The song features the stars of some of the biggest movies of the year lamenting over the fact that their films often get overlooked when it comes to fancy schmancy awards season. From Wonder Woman to the clown from It to the cavalcade of Hollywood Chrises, the song argues that the often superhuman feats these characters and the people who play them pull off should be considered on the same level as the quieter performances given by frequent Oscar winners, especially because people are actually going to see their movies. It’s hilarious, yes, but it also brings up an incredibly valid point, one that has plagued the Academy for years.


While people who avidly follow the Oscars strive to seek out the films that are recognized by the Academy with a nomination or a win, they’re not exactly the films that are bringing in the big box office dollars. Often, these films are shown primarily in art house theaters and aren’t largely advertised in places where Oscar voters are scarce. As a result people simply don’t see them and don’t have any strong reaction to whether or not they win an award. It can make the Academy seem out of touch with what’s actually hitting with the viewing public, which can result in lower viewership of the ceremony and lower interest overall.


Take, for example, the bit Chris Rock did when he hosted the Oscars in 2005 and 2016. In both instances, he visited a movie theater to talk to average movie goers about the nominees. And in both instances, people didn’t have much to say or much familiarity at all with the films that were actually nominated, but were happy to speak about the “popcorn movies” that they were there to see. It’s played for humor (and it is pretty funny) but it shows that the movies people are actually seeing, the movies people are actually excited about are not the movies getting nominated at the Oscars. It’s why the Oscars expanded the possible number of Best Pictures nominees from five to 10 after “The Dark Knight,” considered to be both a critical and monetary success, lost out on a Best Picture nomination despite eight nominations and one of its stars, Heath Ledger, winning for his unforgettable performance as the Joker in 2009.


This, of course, isn’t to say that every blockbuster film should be in the Oscar conversation. There are plenty of trash movies that make a ridiculous amount of money because some people will just see anything. And it is worthwhile for the Oscars to recognize quieter films that are brilliant despite their lack of moneymaking potential. It can help those films gain more attention and help those filmmakers to get funding for their next project. But there are films that are both artful and money-making that the Oscars can choose to recognize. While I wanted “Get Out” to win best picture this year mostly because it was really really well done and deserved it on that merit alone, it also did incredibly well at the box office. “Dunkirk” also made a lot of money and received plenty of awards recognition. But films like “Wonder Woman” and “Girls Trip,” that provided star performances from the likes of Gal Gadot and Tiffany Haddish and raked in the cash, were left out entirely. Its those kinds of snubs that show the Academy’s blind spots.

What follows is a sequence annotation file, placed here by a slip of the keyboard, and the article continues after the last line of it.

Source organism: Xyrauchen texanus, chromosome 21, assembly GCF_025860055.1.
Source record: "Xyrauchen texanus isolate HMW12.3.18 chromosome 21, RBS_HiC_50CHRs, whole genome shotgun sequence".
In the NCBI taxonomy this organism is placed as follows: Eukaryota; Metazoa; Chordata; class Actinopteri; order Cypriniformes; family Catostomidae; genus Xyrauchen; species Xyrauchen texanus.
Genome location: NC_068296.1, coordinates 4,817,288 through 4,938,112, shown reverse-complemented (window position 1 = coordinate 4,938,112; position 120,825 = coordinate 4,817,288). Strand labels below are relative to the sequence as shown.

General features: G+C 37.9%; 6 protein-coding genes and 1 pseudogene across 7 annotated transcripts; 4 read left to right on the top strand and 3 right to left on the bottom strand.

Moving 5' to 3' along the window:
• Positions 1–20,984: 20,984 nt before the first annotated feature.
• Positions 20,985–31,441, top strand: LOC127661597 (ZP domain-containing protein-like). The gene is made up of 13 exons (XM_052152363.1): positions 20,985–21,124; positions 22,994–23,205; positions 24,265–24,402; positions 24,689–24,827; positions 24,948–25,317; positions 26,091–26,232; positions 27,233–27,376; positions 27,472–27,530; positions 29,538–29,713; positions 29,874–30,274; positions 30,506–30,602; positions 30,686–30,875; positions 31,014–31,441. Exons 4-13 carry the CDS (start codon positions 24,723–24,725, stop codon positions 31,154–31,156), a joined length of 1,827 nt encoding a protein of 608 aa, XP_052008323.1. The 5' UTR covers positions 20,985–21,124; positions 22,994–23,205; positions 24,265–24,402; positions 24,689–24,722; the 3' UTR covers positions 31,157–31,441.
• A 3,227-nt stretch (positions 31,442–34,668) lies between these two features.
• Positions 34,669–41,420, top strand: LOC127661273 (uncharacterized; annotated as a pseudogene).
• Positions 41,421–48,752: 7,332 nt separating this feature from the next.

With “Black Panther” crossing the $1 Billion mark this past weekend, it has clearly cemented its status and a blockbuster. But it has also been celebrated for the quality of its story, its directing and its performances. If it were to win any award at the Oscars next year it would become the first Marvel Studios movies to receive that honor. Simply a nomination in one of the big categories would be pretty revelatory. But will it happen? Or will The Lonely Island have to make another song next year featuring T’Challa and Co? Only time will tell.


What do you think? Do you think the Oscars should be open to more mainstream films? Are you also a little bit embarrassed by how happy you were to have “American Idol” back on your TV last night? Divulge in the comments. And, of course…


Stay classy.


A Look Back At Last Night’s Incredibly Predictable Oscars

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Here’s my Oscar ballot from last night. Green is what I wanted to win, pink is what I thought would win and black is what actually won. I got 18 out of 24 correct, way more than I wanted. Photo by Jenn Murphy